A Windows 2000 service consisting of software residing on network servers and clients that transparently links shared folders located on different file servers into a single namespace for improved load sharing and data availability.
A Microsoft technology introduced in Windows 2000 that allows multiple servers and shared directories on a network to appear as a single network drive, thus helping to ease the annoying problem of running out of drive letters in complex environments. With DFS, you can have your users' H: drive, for example, be a collection of network resources instead of just a single share.
A system of computer stations in which processing, data storage, and accessibility to databases are shared. Distributed systems usually use some kind of client/server organization. Distributed systems are considered by some to be the "next wave" of computing.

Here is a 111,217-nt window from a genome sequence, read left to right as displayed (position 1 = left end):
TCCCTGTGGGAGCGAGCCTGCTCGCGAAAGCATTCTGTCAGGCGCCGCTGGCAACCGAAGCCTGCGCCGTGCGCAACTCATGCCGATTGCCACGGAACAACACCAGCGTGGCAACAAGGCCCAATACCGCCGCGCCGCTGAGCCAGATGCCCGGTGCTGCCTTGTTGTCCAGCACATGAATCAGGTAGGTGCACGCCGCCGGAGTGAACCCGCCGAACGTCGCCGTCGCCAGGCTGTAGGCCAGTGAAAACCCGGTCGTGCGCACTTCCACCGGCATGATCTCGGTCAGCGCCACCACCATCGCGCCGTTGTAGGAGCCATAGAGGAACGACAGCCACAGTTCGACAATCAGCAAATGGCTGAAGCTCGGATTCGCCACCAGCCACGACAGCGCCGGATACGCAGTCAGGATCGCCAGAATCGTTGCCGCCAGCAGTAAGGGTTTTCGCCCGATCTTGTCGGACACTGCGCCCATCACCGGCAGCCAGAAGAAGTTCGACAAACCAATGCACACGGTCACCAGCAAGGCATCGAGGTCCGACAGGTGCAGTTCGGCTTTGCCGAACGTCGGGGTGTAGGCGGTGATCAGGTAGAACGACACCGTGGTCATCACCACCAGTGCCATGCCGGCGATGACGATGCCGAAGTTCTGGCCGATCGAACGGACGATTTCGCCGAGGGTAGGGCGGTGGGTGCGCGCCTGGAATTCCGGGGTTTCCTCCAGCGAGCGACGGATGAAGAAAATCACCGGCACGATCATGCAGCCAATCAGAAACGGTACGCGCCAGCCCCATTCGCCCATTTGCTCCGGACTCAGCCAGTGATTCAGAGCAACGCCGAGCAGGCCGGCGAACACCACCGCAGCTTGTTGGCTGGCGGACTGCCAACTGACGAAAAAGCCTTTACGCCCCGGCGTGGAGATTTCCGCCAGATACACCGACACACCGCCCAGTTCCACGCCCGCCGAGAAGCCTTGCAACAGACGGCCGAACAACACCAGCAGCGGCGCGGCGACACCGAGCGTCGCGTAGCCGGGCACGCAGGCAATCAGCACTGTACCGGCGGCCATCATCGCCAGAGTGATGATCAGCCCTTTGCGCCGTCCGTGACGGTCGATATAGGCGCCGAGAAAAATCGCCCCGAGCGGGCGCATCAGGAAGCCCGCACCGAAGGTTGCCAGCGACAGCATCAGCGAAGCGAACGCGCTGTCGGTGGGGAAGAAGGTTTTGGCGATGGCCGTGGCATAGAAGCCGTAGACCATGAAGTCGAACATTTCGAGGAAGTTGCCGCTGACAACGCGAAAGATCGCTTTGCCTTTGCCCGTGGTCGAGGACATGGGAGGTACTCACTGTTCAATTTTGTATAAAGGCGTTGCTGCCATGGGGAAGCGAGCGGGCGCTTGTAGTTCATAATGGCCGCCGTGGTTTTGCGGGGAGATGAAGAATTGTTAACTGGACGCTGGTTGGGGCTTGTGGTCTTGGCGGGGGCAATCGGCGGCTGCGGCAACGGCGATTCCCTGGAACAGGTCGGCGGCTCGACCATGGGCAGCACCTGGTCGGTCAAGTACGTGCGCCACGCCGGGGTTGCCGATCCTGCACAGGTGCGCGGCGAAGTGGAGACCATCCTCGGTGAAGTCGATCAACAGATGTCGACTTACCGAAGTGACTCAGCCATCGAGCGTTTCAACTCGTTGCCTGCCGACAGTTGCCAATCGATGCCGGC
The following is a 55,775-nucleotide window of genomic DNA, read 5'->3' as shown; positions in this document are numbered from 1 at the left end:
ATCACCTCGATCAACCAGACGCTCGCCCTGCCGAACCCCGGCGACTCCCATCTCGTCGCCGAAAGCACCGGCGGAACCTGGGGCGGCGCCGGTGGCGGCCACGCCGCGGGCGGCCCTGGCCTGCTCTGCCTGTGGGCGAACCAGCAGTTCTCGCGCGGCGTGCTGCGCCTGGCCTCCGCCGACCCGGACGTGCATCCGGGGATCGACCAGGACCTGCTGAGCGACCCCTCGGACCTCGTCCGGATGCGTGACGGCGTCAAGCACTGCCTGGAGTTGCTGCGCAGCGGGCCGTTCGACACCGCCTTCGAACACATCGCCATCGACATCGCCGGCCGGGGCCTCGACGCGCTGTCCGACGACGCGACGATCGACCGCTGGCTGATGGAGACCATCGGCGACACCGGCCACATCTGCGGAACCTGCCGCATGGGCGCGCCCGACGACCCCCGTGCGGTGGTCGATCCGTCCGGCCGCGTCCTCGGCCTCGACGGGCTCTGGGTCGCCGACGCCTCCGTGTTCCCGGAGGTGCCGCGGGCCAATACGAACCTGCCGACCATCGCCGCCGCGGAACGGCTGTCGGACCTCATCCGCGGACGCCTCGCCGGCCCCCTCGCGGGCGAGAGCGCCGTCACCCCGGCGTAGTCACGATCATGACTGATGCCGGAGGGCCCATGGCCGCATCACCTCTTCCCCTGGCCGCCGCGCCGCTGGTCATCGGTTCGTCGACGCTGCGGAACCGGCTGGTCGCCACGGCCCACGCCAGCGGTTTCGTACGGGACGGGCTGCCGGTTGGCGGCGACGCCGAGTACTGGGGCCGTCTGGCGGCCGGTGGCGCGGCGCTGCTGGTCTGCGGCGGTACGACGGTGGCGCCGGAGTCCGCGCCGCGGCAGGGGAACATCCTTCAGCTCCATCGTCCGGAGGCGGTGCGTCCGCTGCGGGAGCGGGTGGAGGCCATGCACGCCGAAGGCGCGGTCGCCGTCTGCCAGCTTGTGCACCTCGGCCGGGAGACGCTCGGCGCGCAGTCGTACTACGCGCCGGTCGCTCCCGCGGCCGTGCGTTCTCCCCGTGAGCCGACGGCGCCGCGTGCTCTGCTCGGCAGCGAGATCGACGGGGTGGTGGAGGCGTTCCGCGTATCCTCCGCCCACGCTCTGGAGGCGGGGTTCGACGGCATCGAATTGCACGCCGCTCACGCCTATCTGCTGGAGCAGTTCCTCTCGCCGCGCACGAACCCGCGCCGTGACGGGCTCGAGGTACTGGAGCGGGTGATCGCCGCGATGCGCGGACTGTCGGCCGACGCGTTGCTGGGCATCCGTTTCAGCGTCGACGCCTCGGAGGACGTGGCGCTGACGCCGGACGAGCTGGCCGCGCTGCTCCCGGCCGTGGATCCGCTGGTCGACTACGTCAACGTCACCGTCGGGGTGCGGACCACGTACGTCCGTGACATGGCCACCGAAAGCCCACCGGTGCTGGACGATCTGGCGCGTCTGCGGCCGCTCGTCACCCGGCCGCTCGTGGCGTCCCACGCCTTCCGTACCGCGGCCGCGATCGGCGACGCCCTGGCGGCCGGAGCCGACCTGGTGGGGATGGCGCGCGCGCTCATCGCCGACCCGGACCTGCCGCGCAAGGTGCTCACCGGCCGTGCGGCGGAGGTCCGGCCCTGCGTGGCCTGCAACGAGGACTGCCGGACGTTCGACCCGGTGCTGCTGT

The Microsoft Distributed File System, or DFS, is a set of client and server services that allow a large enterprise to organize many distributed SMB file shares into a distributed file system. DFS provides location transparency and redundancy to improve data availability in the face of failure or heavy load by allowing shares in multiple different locations to be logically grouped under one folder, or DFS root.